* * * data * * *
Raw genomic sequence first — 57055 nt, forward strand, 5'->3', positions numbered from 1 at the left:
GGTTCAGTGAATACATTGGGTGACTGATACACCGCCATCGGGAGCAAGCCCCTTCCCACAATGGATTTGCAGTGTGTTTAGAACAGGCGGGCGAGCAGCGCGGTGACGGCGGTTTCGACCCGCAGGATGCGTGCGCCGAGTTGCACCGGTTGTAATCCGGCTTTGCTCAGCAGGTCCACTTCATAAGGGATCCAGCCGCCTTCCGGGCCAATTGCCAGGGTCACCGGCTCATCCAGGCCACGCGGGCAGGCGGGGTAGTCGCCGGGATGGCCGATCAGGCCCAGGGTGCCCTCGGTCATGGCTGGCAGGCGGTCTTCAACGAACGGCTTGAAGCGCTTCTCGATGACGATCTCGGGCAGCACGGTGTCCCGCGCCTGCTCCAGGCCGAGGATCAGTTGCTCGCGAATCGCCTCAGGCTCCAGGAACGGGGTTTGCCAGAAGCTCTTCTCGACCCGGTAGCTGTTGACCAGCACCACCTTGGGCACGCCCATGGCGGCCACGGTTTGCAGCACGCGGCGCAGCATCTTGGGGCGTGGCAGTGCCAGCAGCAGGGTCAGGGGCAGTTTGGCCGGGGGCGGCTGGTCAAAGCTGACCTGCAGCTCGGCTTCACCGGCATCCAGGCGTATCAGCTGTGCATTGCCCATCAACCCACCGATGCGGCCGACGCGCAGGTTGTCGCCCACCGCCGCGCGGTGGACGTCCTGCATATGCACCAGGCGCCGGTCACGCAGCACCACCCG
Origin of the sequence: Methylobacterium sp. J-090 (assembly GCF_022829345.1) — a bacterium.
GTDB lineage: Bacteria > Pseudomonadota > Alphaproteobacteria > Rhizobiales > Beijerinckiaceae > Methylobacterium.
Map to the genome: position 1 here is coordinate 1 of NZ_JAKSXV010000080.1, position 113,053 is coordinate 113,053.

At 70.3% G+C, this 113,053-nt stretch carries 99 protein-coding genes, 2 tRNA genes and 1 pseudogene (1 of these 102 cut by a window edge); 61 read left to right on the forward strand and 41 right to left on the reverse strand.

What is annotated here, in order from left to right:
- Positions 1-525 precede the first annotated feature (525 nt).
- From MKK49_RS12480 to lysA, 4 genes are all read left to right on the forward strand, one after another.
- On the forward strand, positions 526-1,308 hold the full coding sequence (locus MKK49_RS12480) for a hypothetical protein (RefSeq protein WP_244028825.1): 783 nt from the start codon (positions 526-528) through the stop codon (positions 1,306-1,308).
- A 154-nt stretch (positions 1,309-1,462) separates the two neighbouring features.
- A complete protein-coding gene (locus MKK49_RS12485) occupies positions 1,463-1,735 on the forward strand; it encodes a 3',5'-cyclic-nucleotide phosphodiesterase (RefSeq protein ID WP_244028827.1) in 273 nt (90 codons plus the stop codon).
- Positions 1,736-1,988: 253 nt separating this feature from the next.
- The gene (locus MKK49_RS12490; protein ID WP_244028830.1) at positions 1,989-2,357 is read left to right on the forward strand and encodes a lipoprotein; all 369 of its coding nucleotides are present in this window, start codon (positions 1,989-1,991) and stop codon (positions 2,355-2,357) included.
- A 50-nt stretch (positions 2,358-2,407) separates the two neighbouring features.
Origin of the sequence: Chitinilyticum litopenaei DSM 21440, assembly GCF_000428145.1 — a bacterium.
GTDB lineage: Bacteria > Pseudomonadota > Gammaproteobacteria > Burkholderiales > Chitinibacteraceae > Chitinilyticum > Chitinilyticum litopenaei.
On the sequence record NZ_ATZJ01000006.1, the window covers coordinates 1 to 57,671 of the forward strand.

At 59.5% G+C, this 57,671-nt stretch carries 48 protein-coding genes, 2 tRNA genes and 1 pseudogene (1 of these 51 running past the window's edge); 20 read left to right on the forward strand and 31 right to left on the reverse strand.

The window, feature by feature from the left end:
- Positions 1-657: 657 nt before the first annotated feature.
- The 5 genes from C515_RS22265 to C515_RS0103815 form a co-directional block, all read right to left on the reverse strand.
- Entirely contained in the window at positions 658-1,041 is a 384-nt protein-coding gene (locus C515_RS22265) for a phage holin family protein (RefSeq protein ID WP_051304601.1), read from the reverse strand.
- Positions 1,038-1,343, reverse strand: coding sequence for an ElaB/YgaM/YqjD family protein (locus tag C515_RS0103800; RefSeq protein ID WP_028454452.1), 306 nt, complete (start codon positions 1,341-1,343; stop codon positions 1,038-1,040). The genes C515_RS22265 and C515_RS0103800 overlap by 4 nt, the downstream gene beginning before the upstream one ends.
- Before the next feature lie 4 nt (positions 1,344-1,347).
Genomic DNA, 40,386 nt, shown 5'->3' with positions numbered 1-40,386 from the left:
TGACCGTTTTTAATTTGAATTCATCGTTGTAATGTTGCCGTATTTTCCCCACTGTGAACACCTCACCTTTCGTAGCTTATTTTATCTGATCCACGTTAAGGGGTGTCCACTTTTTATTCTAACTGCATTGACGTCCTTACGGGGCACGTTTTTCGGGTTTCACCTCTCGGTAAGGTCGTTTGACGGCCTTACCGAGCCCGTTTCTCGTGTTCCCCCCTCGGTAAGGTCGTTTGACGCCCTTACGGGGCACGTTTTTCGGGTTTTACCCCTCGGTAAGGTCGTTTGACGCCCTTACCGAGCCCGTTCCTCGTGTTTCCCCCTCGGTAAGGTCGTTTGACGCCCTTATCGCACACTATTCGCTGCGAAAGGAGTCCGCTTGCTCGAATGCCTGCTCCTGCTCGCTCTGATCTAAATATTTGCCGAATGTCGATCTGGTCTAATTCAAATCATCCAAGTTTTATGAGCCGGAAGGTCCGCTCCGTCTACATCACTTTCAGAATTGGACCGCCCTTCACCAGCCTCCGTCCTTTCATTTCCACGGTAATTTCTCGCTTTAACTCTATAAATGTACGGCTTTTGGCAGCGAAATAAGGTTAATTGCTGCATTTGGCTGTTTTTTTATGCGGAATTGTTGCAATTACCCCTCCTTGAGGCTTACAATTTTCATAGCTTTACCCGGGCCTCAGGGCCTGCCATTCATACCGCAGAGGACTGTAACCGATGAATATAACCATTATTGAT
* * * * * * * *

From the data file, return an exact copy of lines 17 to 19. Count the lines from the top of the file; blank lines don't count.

GTDB lineage: Bacteria > Pseudomonadota > Gammaproteobacteria > Burkholderiales > Chitinibacteraceae > Chitinilyticum > Chitinilyticum litopenaei.
On the sequence record NZ_ATZJ01000006.1, the window covers coordinates 1 to 57,671 of the forward strand.

At 59.5% G+C, this 57,671-nt stretch carries 48 protein-coding genes, 2 tRNA genes and 1 pseudogene (1 of these 51 running past the window's edge); 20 read left to right on the forward strand and 31 right to left on the reverse strand.